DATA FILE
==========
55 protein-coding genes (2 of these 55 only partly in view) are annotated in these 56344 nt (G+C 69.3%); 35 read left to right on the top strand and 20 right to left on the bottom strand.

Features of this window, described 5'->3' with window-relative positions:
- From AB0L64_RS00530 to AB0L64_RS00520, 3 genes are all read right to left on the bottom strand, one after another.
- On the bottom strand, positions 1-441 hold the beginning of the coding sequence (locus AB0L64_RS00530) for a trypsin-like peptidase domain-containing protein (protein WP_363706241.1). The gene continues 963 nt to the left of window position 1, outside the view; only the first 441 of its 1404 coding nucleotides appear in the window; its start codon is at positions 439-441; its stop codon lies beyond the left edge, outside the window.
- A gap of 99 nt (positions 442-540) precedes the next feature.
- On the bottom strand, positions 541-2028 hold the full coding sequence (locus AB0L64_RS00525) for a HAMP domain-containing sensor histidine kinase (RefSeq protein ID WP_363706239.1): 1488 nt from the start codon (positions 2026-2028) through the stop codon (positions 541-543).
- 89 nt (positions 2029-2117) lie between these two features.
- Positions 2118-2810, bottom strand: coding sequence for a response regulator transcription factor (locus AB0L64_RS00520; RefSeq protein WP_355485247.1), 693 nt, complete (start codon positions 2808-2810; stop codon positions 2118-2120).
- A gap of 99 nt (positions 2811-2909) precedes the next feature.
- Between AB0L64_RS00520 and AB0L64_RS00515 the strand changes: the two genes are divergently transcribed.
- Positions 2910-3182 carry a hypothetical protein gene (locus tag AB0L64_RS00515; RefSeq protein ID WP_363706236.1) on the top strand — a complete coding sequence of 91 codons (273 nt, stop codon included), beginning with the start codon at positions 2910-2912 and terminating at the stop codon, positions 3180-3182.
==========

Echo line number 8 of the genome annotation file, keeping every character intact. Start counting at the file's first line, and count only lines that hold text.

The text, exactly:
- Positions 2118-2810, bottom strand: coding sequence for a response regulator transcription factor (locus AB0L64_RS00520; RefSeq protein WP_355485247.1), 693 nt, complete (start codon positions 2808-2810; stop codon positions 2118-2120).